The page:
From start to finish

Dave Woodhall watches the Villa Park season end with a 1-1 draw against Brighton.

The Villa Park season ended as it began, with Jack Grealish scoring a late goal as the sun beat down under a clear blue sky. Back in August it was the final goal in a 3-0 win against Rotherham; on Sunday Grealish’s deflected shot earned Villa a draw against Brighton just as the visitors were celebrating the win that would have given them the Football League trophy. What happened between these two goals, both from Grealish and the Villa team as a whole, is best forgotten.

The team Steve Bruce put out on Sunday was as patched up as Villa teams often are. The one consistent theme throughout this season, and for that matter more seasons than I care to remember, has been the number of players unavailable for one reason or another. Unsurprisingly, the casualty list extended during the game as Scott Hogan was taken off late in the first half with what looked a worrying ankle injury.

At least Hogan’s injury gave Keinan Davis a run-out, and the nineteen year old had an impressive second half, including what seemed a stonewall penalty turned down five minutes before Brighton took the lead with a penalty of their own that also saw Nathan Baker sent off. Until then Villa had had the better chances, but down to ten men and with Brighton half an hour from the title, the usual script would have seen Villa sit back and accept a one goal defeat.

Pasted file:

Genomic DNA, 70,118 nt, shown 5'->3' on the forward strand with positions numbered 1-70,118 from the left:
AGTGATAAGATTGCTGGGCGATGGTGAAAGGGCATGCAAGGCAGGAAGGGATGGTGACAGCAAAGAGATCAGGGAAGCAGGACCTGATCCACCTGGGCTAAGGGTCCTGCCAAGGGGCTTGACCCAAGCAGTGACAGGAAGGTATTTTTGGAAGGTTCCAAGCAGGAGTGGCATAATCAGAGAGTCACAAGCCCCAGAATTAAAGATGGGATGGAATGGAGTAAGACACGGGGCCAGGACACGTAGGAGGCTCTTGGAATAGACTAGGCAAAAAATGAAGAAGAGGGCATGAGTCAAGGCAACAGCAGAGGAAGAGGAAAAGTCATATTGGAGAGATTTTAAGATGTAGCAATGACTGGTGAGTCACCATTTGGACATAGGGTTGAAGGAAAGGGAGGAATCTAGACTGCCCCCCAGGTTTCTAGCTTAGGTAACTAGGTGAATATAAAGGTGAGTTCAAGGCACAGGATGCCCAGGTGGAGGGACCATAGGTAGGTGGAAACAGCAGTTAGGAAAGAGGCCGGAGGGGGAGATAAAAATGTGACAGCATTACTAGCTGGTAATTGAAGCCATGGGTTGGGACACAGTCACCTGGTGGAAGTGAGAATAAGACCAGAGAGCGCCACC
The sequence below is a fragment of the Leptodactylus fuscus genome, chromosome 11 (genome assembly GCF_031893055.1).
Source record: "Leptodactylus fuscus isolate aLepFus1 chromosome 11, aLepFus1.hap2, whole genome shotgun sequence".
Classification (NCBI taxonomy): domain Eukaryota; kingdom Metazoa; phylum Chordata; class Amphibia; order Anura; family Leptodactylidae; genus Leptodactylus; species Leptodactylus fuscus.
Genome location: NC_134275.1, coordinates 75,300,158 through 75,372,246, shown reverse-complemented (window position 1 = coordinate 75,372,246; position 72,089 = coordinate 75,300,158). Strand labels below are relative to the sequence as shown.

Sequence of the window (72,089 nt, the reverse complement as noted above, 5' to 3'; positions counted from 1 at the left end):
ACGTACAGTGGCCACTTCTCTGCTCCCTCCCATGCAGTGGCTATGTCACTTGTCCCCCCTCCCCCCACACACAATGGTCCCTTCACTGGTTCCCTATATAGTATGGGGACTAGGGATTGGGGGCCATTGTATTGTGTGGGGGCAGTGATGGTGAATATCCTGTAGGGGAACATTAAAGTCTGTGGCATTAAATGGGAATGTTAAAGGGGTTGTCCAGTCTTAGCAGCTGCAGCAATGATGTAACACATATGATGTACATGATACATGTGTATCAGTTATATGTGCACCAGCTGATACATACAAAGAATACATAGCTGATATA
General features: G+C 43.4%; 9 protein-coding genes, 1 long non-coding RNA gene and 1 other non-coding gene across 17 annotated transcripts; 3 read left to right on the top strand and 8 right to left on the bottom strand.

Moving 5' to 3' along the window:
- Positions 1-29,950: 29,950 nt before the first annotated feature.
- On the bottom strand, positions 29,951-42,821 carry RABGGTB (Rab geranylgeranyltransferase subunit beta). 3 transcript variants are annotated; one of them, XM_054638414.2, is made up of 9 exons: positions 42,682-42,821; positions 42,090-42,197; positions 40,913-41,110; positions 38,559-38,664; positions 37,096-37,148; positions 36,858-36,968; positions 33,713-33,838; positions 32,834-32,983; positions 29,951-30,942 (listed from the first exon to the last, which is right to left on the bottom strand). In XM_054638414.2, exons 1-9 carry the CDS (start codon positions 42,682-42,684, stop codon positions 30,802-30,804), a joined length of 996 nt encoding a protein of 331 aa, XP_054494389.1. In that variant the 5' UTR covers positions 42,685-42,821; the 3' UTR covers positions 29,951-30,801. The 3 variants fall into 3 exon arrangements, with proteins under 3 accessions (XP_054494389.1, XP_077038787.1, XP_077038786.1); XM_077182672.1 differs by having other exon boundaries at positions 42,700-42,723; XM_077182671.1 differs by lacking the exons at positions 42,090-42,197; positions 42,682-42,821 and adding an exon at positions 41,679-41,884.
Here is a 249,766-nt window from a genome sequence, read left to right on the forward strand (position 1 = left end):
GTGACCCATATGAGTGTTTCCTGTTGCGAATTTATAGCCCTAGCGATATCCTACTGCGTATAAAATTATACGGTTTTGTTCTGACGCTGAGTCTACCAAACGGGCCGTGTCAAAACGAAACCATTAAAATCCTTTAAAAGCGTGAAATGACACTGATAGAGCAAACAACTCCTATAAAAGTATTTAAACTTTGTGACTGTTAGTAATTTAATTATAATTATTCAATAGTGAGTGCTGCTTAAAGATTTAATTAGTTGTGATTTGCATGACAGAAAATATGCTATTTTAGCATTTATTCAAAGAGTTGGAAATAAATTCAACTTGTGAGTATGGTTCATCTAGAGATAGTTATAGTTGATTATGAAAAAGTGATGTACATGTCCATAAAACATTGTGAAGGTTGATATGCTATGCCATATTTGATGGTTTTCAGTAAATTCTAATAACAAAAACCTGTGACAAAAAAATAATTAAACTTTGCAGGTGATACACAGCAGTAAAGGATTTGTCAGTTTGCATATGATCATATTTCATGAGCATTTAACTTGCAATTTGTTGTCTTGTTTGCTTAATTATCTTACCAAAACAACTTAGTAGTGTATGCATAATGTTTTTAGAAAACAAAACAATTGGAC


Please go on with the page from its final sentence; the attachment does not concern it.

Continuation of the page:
Instead, and this might be the slimmest of straws to clutch, they finally dug in and looked to get back into the game. It took until the final seconds of normal time and there was an element of luck in the way Grealish’s shot took a deflection, but luck isn’t something that’s gone Villa’s way very often lately. I’m not that fussed who ended up winning the league – perhaps now we can be spared the “IT’S NOT FAIR!!!” outbursts every time we play Newcastle – although there would have been something very wrong with a team named Albion winning a trophy at Villa Park.

And so the season ended. Other results meant we finished thirteenth, in the bottom half despite spending the sort of money in the summer that clubs who finished above us could only dream of, then doing it again in January. Nobody can be happy with either the final table or the performances that led to it, although opinions before the match ranged from diabolical, get rid of the lot of them to a resigned belief that this was the season when we stopped the rot and next time round we’ll start to move forward. We better had.